And that's the ludicrous aspect of last week's drama, triggered by Marcum's reluctance to give his coach a public vote of confidence despite the fact that UMass qualified for its third postseason tournament in four years under Flint.
True, the NIT is a consolation tournament for teams scorned by the NCAA. And as a result of last week's first-round loss to Siena, Flint has yet to coach a team that has won an NCAA or NIT game.
But he also goaded this year's team - a far less talented group than last season's turmoil-laden 14-16 crew - to 17 wins. Fellow coaches have called it his finest coaching job to date, considering the material.
Marcum, clearly shaken by this season's drop in attendance, put his own views on the line in early January when he said, ``People don't come to watch you play, they come to watch you win. If I want to see someone play, I'll go watch my grandchildren at the playground.''
Marcum's intentions were obvious enough. Attendance was connected to the up-and-down performance of the basketball team - a group that also happened to be under-promoted.
Never mind that Flint is being asked to help in that side of the business now. Game night in the Mullins Center has all of the imagination of the ball rack they used to roll onto the Boston Garden floor during halftime of Celtics games.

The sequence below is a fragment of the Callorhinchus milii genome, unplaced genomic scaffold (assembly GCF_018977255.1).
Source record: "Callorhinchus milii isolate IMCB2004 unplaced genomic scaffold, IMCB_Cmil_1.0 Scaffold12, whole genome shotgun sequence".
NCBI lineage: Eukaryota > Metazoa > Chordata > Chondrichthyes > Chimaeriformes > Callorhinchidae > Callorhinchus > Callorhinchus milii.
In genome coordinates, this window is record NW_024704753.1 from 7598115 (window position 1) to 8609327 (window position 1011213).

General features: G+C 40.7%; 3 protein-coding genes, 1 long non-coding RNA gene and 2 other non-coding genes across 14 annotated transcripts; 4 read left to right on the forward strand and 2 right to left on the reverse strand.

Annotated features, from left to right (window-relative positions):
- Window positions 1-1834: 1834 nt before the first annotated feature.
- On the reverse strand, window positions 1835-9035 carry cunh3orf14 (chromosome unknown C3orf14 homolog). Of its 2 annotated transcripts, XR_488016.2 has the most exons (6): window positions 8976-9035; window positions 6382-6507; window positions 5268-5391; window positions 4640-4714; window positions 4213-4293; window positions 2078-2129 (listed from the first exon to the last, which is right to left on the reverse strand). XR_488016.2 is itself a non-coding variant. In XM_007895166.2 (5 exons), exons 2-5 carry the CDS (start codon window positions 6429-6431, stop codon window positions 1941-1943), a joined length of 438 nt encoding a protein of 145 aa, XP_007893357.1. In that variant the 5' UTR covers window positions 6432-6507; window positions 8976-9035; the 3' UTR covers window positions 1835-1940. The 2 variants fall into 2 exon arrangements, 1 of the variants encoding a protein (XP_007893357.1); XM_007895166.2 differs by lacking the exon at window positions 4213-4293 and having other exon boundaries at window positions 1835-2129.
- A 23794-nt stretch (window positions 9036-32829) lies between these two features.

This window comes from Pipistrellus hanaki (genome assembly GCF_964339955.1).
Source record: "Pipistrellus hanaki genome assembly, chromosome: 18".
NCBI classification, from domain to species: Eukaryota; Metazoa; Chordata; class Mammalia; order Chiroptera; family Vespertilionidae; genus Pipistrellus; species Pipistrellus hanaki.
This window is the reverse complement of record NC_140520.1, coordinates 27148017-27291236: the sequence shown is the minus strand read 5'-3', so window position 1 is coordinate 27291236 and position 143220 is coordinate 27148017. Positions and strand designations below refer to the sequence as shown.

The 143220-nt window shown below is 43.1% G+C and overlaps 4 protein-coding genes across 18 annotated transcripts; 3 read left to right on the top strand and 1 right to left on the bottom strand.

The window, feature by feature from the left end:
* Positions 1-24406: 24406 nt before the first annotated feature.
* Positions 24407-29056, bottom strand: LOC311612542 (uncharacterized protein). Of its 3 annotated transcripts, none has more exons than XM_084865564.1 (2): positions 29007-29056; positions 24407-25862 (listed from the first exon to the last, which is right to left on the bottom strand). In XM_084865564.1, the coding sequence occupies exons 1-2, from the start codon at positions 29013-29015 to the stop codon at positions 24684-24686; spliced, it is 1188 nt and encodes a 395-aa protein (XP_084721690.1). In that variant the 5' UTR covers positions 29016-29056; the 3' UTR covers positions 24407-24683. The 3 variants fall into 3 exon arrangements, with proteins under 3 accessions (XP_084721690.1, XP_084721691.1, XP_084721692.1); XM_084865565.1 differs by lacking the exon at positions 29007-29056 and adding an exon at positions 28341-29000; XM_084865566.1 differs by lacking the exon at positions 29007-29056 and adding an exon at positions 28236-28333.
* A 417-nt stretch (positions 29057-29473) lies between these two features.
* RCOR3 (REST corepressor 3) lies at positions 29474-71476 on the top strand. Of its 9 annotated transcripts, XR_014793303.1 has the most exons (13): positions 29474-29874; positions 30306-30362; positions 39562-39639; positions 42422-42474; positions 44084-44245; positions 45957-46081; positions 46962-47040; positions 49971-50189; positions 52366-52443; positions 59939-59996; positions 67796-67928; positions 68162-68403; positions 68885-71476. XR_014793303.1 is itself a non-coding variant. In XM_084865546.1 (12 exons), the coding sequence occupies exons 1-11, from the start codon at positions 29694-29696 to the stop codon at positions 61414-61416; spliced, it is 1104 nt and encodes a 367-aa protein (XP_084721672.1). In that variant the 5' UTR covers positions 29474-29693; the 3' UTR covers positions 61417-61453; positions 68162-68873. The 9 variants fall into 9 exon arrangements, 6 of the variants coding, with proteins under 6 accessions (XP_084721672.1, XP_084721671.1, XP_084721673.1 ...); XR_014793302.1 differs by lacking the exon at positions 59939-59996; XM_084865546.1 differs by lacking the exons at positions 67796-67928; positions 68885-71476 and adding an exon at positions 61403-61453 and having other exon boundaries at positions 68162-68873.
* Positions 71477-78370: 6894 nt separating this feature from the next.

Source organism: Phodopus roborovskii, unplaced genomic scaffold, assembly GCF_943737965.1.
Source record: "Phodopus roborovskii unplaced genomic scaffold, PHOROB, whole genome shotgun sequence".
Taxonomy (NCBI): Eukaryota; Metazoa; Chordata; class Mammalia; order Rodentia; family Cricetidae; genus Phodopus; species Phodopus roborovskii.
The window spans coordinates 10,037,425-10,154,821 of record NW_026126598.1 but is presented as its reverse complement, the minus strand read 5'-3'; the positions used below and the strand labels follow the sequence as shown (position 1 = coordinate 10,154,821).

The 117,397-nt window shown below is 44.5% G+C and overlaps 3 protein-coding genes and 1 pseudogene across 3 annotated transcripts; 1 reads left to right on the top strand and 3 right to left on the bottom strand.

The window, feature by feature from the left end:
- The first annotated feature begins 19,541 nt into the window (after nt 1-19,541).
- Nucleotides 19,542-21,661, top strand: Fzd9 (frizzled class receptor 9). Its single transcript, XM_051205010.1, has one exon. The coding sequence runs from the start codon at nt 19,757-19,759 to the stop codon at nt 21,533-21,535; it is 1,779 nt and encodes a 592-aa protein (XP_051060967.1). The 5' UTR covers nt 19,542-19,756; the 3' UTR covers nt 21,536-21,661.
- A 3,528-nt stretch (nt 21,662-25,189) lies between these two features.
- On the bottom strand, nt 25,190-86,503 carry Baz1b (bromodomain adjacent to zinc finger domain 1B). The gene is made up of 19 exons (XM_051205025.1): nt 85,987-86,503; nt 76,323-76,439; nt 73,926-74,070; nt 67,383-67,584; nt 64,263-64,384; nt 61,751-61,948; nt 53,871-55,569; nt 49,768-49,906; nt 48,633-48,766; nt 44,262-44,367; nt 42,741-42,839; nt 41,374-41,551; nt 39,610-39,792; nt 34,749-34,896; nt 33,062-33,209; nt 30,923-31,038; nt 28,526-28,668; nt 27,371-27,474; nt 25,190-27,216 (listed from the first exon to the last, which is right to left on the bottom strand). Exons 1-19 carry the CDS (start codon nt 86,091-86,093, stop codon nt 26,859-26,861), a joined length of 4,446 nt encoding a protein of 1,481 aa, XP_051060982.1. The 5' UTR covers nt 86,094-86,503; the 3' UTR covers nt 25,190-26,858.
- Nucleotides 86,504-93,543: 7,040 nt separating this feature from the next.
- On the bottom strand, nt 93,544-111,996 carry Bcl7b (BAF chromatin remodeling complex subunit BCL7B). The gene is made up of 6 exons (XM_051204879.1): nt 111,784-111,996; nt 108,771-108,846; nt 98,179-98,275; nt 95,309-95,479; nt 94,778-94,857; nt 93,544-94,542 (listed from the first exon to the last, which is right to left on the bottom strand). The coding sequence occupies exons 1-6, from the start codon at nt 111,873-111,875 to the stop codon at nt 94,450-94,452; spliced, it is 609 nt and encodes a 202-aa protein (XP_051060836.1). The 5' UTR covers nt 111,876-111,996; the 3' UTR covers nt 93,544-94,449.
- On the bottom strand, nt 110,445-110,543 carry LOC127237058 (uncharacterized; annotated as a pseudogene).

Beyond the nightly halfcourt shot, UMass has no basketball promotion. Tickets cost the same whether you buy them individually - never a problem - or as a season ticket package.
Youth groups, group discounts and special promotions - the lifeblood of the New England Revolution, which has one of the most loyal fan bases despite having the worst record of any team in Major League Soccer's short history - are a foreign concept under Marcum's post-John Calipari watch.
But the athletic director, while attempting to portray himself as a Flint supporter, did little of his own accord to help increase the nightly take.
Marcum's Don Quixote heart was instead tied to football, and the small-scale magic UMass' Div. 1-AA team has managed to create. The problem started when Marcum began dreaming about football stadiums and the millions that are needed to build them.